Category Archives: human evolution

Do we need group selection to explain human cooperation?

Readers of this site will know that I’m not a big fan of group selection—the idea that adaptations in different species often result not from selection acting among individuals with different genetic constitutions, but from selection acting among groups, with some whole groups replacing others by virtue of their average genetic difference. One supposedly group-selected […]

Tim White recommends five books on prehistoric man

The Five Books series of interviews and book recommendations on The Browser continues with an interview with paleoanthropologist Tim White from Berkeley.  His choice of the best books on “prehistoric man” (women will surely object to that term) will surprise you. And be sure to bookmark the Browser’s “Evolution” section, which contains links to articles, videos, […]

Ancient artists

by Greg Mayer A paper to be published tomorrow in Science by C.S. Henshilwood and colleagues reports the discovery of a 100,000 year old paint-making shop in a cave in South Africa. They found two abalone shells which had held a mixture of red ochre, animal marrow, and other ingredients, alongside stones and bones apparently […]

Neanderthals are us– More evidence

by Greg Mayer Alert reader daveau has drawn my attention to a  manuscript (abstract only; BBC story here) posted on Science’s website by Laurent Abi-Rached and others on the genetic evidence for interbreeding between anatomically modern Homo sapiens and earlier Eurasian Homo (Neanderthal man, and a related group, the Denisovans.) Jerry and I have addressed […]

Are humans still evolving?: a Radio 4 show.

The other day, BBC Radio 4 presented a half-hour show hosted by  Adam Rutherford:  “Human evolution versus cultural evolution,” the first of a two-part series called “In our own image: evolving humanity”.  You can hear the show at the link, and I understand it will be up for a week. The show features evolutionary luminaries […]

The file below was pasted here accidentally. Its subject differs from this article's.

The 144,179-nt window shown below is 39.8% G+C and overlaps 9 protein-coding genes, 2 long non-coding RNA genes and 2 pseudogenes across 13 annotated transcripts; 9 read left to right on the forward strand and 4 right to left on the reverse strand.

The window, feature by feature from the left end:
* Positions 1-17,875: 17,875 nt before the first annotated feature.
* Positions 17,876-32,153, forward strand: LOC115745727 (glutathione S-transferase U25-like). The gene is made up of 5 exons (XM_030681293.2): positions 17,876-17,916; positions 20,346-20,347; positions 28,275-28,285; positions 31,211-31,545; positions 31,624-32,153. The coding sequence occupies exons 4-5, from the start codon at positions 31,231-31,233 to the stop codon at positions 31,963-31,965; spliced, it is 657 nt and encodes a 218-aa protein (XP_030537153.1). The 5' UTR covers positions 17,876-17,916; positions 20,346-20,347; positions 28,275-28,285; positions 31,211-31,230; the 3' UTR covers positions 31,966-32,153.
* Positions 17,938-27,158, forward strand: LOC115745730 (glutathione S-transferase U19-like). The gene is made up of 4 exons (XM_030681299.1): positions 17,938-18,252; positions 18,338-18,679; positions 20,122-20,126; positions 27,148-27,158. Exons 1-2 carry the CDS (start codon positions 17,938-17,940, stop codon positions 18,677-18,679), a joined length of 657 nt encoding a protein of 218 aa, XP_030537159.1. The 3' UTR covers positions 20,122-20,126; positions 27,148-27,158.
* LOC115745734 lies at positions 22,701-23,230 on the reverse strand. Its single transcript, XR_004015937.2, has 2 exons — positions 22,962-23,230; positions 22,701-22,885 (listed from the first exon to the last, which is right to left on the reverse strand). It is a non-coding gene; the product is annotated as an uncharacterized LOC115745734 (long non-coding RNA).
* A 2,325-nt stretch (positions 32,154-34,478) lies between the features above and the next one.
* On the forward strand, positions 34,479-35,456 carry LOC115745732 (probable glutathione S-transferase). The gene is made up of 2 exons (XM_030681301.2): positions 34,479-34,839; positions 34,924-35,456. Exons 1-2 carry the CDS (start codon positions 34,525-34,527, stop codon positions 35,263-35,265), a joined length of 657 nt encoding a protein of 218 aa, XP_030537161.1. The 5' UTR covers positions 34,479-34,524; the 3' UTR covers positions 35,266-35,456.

John Horgan equates incompatibilism with racism

John Horgan’s latest post on Cross-Check, his Scientific American website, is called “Defending Stephen Jay Gould’s crusade against biological determinism.”  There he defends Gould against recent charges (documented in a PLoS Biology paper) that Gould was sloppy in his reanalysis of the cranial measurement of human ethnic groups made by Samuel Morton in the nineteenth […]

Evolution 2011: Darwinian medicine

The meetings so far have gone very smoothly; the organizers have done a terrific job (despite us having to live out in the middle of nowhere), and there have been few glitches.  What a great idea it was, too, to have a free happy hour from 5:30-7:30 every day after the last session, with all […]

D. S. Wilson: can Darwin fix Binghamton?

David Sloan Wilson is best known for his vigorous defense of the evolutionary importance of multilevel selection, a variant of group selection.  His ideas haven’t yet become a part of mainstream evolutionary biology: although multilevel selection must operate in some instances (in evolution, every type of selection must have happened at least once!), I’m not […]

NYT editorial on Steve Gould

Today’s New York Times, contains, of all things, an editorial, “Bias and the beholder,” about Steve Gould’s ham-handed analysis of Samuel Morton’s skull-volume data.   Yes, it sure does look like Gould screwed up, and we don’t know the reasons, but why on earth would the Times publish an editorial about it?  The editorial, in fact, […]

Steve Gould gets it in the neck

I always thought that among Steve Gould’s “real” (non-essay-collection) books, The Mismeasure of Man was the best.  Yes, it was tendentious, written to show that scientists could be as biased and racist as anyone else, but it rang true.  And the two-page epilogue, about the forced sterilization of Carrie Buck, a “feeble-minded” black woman, is […]

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